It helped put the tiny Shropshire market town of Ludlow on the gastronomic map, but after a decade delighting diners, the much-loved Merchant House restaurant has served its last meal.
The move, after the celebrated chef Shaun Hill and his wife, Anja, failed to find a buyer for the Michelin-starred restaurant, is bound to disappoint gourmands. Seating just 20, it has been regularly ranked among the top 20 restaurants in the world.
But success has not come easily. When Mr Hill moved to Ludlow in 1994, there was just one other restaurant. He planned to use a Jacobean building in the centre of town, but met with protests from residents concerned it would bring parking and drainage problems.
But he persisted, and within months his restaurant - staffed by just four (Mr Hill in the kitchen, his wife out front, a waitress, and someone doing the washing up) - was awarded a Michelin star.
Today there are two dozen restaurants and, despite a population of just over 9,000, it is the home of more Michelin-starred restaurants than anywhere in Britain outside London.
But for Mr Hill, a former head chef of Gidleigh Park in Devon, it is time to move on. He and his wife put the restaurant on the market eight months ago. Despite a price tag of £550,000, and adverts placed in London, New York and Paris, there have been no takers, and they will now have to convert it back to a private property.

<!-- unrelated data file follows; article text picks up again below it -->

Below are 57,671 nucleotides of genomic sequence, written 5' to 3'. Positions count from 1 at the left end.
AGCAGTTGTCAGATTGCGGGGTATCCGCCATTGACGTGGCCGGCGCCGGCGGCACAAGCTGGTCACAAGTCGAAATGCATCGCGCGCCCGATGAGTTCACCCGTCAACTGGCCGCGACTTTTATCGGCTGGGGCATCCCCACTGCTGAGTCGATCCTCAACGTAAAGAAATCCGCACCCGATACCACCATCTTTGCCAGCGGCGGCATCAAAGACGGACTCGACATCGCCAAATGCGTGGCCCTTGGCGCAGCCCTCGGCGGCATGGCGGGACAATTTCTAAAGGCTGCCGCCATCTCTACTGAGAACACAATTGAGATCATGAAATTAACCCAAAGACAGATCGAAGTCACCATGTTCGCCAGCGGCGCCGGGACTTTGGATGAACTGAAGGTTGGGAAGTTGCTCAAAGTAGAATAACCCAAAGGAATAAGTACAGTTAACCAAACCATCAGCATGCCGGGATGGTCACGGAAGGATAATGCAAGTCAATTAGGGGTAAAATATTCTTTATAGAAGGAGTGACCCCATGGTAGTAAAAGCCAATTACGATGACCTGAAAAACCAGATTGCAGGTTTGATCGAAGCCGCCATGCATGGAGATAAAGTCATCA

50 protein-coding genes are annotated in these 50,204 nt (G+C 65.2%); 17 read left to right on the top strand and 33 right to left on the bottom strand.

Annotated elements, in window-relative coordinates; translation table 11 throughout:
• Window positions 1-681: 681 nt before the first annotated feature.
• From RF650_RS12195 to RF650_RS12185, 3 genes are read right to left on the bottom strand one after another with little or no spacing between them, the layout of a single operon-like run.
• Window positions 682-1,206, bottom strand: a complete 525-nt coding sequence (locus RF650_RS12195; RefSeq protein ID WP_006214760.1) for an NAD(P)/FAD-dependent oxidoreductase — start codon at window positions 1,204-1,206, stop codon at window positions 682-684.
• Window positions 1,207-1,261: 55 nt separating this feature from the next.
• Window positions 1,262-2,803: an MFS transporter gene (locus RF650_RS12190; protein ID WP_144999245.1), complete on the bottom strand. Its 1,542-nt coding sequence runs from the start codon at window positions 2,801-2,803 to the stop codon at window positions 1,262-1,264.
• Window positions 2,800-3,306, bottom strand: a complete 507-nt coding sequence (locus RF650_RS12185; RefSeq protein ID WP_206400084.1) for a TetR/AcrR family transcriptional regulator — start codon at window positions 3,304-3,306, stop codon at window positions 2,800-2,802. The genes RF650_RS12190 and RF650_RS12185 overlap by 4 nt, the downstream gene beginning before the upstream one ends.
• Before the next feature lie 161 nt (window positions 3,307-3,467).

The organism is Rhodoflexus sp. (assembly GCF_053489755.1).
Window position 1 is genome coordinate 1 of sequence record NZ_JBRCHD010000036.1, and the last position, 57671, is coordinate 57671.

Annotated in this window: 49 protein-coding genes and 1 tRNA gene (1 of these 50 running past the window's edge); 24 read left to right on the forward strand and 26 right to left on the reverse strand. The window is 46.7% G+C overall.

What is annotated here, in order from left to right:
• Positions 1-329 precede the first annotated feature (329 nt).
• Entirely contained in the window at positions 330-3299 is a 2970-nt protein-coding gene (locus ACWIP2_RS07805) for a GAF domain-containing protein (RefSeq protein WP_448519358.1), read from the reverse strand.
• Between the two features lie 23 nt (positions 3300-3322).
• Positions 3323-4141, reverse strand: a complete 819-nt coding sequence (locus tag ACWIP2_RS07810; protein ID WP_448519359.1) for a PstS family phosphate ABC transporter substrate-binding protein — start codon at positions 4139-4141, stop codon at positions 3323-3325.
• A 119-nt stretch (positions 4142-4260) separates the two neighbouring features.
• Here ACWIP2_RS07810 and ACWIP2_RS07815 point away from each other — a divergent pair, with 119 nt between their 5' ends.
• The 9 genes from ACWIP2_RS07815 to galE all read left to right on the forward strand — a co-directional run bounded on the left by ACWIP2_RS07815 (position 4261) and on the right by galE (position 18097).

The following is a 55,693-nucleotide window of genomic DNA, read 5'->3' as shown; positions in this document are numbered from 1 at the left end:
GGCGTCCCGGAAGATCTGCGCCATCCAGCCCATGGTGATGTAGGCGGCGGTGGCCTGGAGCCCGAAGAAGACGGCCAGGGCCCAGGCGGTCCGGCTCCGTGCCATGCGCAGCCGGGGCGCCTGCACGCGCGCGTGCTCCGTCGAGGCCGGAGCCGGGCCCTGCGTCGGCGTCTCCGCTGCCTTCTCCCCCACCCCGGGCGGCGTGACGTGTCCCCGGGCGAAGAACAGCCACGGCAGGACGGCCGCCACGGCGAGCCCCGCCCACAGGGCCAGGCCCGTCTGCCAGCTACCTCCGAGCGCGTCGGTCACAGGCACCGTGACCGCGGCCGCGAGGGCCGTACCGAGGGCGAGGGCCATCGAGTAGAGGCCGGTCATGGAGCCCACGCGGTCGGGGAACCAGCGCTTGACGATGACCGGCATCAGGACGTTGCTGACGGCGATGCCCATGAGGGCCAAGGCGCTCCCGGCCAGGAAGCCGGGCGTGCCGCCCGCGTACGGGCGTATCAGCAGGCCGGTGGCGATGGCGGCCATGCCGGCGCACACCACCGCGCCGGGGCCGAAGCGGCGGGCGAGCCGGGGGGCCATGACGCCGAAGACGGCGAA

"It's been the job I have enjoyed most in all the time I have been working. It is a wrench to do it, but I had started to become stale," he said yesterday.
"With a small restaurant, you are confined with what you can do. With no help, you can do some things better because you haven't got idiots to mess it up. But I feel I have done as much as I can do here."
Saturday evening was the restaurant's last night and, like almost every other night since it opened, it was fully booked.
Not one to dwell on the past, Mr Hill remains upbeat about the decision to close. "I always have music because in a restaurant so small there is the danger of people being disturbed by profanities coming from the kitchen," he said. "But instead of the refrains of Don Giovanni, I played a pre-war German harmony, Wochenend und Sonnenschein - Happy Days Are Here Again. No one got it, but I found it funny."
Not everyone was in such celebratory mood. "The place looks like a Mafia funeral parlour, there are flowers and cards everywhere. Everyone has said how sorry they are that we are going, but it is time to move on," he said.
The 57-year-old is anxious to start a new culinary enterprise. "Opening another restaurant is a possibility."
Ludlow will no doubt feel the effects of the closure, but Mr Hill remains modest about the impact he has had on the town. "Everyone thought I was crazy to come here. Ludlow wasn't seen as the obvious career move, but it had half a dozen world-class butcher's shops, which was a good sign. Ludlow has done as much for me as I have done for Ludlow."Reuse content